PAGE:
She was very nice, an old high school friend of the bride's, and we had a very pleasant ride back to the house where we were both put to work before heading out to the rehearsal, which went fine, and the rehearsal dinner at the groom's sister's house, where Elise and I proved how retarded we can be without even drinking. Never have I felt the desperate need for a digital camera as badly as I did at that table.

(They did have wine there, but it sucked, and fortunately someone tipped me off that the groomsman was a distributor for this wine before I announced that it sucked too loudly.)

The wedding itself went off without a hitch, as did the reception. We did have a bridal party dance, and let me tell you, the best man was the biggest wet noodle I've ever met. Talk about someone completely devoid of personality. It was quite astonishing.

But generally, a good time was had by all. The groomsmen kept crashing the wedding reception next door to ours (it was huge), getting people to take their pictures with the table cameras and getting beer from their bar. Toward the end of the evening, a group of us KU grads ditched the actual reception for the hotel bar and had some fun of our own. Elise took me back to the bride's house, I took a shower, threw the last dress I hope to buy for a long time in the corner, and slept for four hours, until I had to get up to return the high school friend to the airport the next morning.

I hung out with Elise and her family on Sunday, until we met Gillian in the middle of a thunderstorm, so I could go stay with her, since she lives close to the airport. We rented The Royal Tenenbaums and ate Nutella. I hung out and did a couple of loads of laundry (OxyClean is an amazing product, people) then called a cab and headed back to my real life, which includes a disconnected phone, which apparently happens when you don't pay the bill. That'll make a nice impression should anyone have tried to call to offer me a job today.

Real life sucks.

Meanwhile, you may have heard already that Melissa spent the weekend in my apartment with her friend Gabriel, seeing some Sondheim at the Kennedy Center.

I checked in with her Sunday afternoon, just as she was leaving the city, and was horrified to discover that her car stereo had been stolen when she was parked outside my apartment. How will I ever get anyone to visit me now? I haven't even been here three months and there's already been a homicide (a husband killed his wife three buildings down from me), and now some vandalism against one of my friends.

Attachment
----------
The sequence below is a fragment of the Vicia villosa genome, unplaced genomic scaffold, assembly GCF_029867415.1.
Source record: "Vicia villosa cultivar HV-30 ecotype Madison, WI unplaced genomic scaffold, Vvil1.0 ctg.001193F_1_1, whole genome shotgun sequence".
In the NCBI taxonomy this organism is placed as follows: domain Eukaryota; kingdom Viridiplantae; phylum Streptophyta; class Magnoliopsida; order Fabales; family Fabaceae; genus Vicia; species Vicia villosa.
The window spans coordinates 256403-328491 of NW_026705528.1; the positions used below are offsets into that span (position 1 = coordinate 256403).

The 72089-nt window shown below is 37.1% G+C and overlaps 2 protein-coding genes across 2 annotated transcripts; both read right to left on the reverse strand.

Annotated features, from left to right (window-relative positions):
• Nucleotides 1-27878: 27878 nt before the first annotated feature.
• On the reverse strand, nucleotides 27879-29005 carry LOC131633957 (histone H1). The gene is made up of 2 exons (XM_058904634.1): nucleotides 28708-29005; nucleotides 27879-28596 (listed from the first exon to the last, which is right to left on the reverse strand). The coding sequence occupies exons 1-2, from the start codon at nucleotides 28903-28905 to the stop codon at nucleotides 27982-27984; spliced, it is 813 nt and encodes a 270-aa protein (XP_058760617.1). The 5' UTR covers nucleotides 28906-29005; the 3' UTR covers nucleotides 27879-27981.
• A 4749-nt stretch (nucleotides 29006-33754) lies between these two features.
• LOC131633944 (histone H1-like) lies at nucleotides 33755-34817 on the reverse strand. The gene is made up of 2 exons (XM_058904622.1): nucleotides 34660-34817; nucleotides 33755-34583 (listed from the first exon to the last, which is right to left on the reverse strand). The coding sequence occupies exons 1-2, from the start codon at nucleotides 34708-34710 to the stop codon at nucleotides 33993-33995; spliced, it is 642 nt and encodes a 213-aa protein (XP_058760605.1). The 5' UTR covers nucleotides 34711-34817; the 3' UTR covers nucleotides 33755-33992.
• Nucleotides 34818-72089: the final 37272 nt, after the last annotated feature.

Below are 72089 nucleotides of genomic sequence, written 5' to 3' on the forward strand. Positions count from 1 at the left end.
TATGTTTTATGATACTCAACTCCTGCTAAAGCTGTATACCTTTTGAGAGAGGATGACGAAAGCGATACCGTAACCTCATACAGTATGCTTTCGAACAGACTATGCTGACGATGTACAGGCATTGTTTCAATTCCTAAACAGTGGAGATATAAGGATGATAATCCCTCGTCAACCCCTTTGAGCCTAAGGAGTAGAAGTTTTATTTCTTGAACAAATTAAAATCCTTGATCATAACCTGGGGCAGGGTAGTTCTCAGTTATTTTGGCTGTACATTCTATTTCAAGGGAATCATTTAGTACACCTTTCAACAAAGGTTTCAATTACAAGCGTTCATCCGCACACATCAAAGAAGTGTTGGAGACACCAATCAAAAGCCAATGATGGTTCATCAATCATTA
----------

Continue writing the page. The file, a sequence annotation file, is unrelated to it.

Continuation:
If you read her entry, though, they seemed to be very courteous vandals, not destroying the wires, not stealing any of her CD's, and re-locking the door when they had finished ripping off her stereo. She said she was parked right behind me and looked in my car, but everything seemed to be okay.

And I must say that if you ever have the opportunity to allow Melissa to stay at your house when you aren't there, you should certainly take advantage of it. I walked in tonight and saw no evidence that anyone had even been here except for a box of Oreo Cookie Bars sitting on my counter and five Cider Jacks and a bottle of chardonnay in the fridge. She took some stuff that belonged to her and left some stuff that belonged to me, but otherwise, everything was the same. Perfect houseguests.

So, I wrote all this last night at like 2 in the morning because I can't sleep, and I finally went to bed at around 3:30 and then woke up at 6:00 because my cat freaked out about something. I thought I heard some kind of crash, but when I got up and investigated there was nothing out of place, so I must have dreamed it. But she was still spazzing out, so I ended up shutting her out of my room in an effort to get a little more sleep, but since I had just gotten home after being gone for five days, this made her a little unhappy and she decided to tell me about it until I opened the door. So I gave up, came downstairs, had some coffee, dozed on the couch, and now I'm sitting at the computer being all kinds of productive.

Right.